Smokers know that cigarettes will damage their health.
Yet in Tennessee, 22% of adults still light up.
NashvilleHealth intends to help them quit.
“When you look at the statistics in our state and in Davidson County, they are much higher than the national average,” says Caroline Young, executive director of the Nashville-based initiative to improve residents’ health.
“We have an immense problem that adds up to about $3 billion a year in healthcare costs. We are using a collective approach to tackling tricky health issues, bringing people to work on them together.”
For all Tennesseans
Anti-smoking forces succeed by changing people’s attitudes toward cigarettes. Health warnings have already spurred some to stop smoking, and limiting the number of places where smokers could indulge in their habit put social pressure on them to stop.
Tennessee is one of the few states that still allows smoking in many public areas.
It operates under preemption, which means that no local laws can be made that supersede a state law. For example, Nashville cannot enact legislation that bans smoking in public parks because Tennessee law allows it.
NashvilleHealth works with the Tobacco-Free Tennessee Coalition, a group of 50 different nonprofits and businesses, to achieve freedom from tobacco through policy change and education.
“Recently, members of the coalition reached out to local governments across the state to make them aware of the issue and urge them to get involved,” says Young. “Also, members are supporting legislation that allows for more smoke-free spaces, like we successfully did here in Nashville at Ascend Amphitheatre. We were excited about the policy change at Ascend because, even though it’s a small step, it’s a step in the right direction.”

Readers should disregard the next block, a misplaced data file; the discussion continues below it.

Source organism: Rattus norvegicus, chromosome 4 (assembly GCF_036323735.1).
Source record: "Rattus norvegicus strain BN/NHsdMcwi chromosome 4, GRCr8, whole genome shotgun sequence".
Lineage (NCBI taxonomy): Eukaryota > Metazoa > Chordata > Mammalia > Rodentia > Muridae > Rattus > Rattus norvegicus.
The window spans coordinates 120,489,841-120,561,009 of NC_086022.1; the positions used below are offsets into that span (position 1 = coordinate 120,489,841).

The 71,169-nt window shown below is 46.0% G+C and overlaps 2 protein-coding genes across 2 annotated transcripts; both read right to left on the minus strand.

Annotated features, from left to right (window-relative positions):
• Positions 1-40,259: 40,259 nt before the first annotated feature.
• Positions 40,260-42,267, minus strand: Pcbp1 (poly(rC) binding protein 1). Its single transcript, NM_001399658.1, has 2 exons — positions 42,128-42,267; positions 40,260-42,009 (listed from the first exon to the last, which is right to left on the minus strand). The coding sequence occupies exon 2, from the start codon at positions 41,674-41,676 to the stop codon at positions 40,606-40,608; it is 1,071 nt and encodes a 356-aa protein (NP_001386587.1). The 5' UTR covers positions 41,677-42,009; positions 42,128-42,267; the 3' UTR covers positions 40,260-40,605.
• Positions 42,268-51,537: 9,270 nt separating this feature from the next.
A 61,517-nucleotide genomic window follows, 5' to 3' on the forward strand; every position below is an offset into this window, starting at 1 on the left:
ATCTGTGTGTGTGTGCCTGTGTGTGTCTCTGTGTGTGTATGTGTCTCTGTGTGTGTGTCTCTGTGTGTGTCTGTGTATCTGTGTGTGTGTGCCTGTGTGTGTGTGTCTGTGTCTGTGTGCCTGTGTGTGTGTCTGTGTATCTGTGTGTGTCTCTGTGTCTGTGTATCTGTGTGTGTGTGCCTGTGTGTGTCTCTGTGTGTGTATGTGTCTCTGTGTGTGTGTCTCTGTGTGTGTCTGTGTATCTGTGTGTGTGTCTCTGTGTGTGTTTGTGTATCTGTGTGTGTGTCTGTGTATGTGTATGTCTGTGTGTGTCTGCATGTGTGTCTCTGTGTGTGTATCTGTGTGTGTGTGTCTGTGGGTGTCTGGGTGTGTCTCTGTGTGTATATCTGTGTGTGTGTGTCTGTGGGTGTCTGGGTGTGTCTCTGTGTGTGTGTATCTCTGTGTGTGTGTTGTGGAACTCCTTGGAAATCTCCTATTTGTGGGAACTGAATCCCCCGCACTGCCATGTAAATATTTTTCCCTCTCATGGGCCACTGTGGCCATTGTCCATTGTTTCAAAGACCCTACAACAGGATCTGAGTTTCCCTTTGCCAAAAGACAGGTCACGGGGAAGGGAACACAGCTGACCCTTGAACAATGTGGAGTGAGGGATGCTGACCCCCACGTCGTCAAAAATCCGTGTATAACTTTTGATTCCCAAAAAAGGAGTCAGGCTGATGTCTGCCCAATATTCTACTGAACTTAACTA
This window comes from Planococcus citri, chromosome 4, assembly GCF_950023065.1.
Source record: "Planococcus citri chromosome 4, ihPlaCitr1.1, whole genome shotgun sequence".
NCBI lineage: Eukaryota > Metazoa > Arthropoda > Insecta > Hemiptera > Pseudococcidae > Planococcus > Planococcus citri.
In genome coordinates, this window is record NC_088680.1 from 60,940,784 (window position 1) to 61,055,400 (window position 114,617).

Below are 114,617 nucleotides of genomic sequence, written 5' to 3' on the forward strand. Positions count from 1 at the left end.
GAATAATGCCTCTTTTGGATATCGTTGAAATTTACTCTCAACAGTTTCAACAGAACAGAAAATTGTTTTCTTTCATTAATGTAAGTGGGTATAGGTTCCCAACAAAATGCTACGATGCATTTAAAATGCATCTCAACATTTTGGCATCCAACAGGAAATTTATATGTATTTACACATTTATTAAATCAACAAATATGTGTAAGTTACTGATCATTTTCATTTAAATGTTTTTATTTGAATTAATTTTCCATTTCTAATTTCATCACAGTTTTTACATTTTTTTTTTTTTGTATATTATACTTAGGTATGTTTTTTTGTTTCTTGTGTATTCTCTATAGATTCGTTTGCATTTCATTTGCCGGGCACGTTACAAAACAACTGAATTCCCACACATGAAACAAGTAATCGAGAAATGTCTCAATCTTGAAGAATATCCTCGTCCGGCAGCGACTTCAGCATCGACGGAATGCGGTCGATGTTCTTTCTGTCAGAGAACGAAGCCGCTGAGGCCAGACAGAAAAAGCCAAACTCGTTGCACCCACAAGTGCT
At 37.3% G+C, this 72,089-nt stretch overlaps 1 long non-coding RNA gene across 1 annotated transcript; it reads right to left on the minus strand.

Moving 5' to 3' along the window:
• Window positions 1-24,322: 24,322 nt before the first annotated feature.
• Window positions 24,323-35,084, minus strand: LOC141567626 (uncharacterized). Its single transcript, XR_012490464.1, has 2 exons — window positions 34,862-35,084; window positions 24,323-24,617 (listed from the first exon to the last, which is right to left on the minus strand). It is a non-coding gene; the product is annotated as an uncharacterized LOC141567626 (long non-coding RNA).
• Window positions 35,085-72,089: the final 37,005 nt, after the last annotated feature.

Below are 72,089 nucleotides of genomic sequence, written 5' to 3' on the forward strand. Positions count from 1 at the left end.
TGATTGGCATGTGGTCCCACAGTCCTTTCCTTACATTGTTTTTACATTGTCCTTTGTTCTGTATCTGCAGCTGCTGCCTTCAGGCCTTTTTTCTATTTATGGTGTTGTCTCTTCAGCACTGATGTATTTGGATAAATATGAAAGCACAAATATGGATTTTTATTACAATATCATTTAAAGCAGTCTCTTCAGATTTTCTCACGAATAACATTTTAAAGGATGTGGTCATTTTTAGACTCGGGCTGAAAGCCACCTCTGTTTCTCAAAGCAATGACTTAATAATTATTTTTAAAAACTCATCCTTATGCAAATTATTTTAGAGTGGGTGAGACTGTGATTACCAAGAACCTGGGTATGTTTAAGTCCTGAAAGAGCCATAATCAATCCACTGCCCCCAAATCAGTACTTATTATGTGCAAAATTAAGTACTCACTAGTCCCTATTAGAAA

For individuals who smoke
Lots of smokers want to stop but have been unsuccessful in their attempts to quit. Working with the Tennessee Department of Health, NashvilleHealth joins efforts to let them know about the Tennessee Tobacco Quitline through the annual Quittin’ Time in Tennessee campaign.
The quitline is free, by phone or online, and each person gets a plan specific to their smoking habit and lifestyle to help them quit. It offers those services in Spanish and for the deaf or hard of hearing as well.
“This is a critical state resource that has a cessation specialist available to counsel smokers who want to quit,” says Young. “They provide nicotine cessation medication and other tools. By removing barriers to cessation counseling and offering proven quit aids, we can give smokers the tools to quit.”
Smokers who quit add up to 10 years to their life expectancy, and their quality of life after quitting also improves. Research has shown quitting can decrease feelings of depression, and stress while improving mood. The work of NashvilleHealth relies on individuals, business and community leaders to come together in common cause, and Young says the more the merrier.
“We would love to have more organizations get involved,” she says. “All they need to do is contact us.”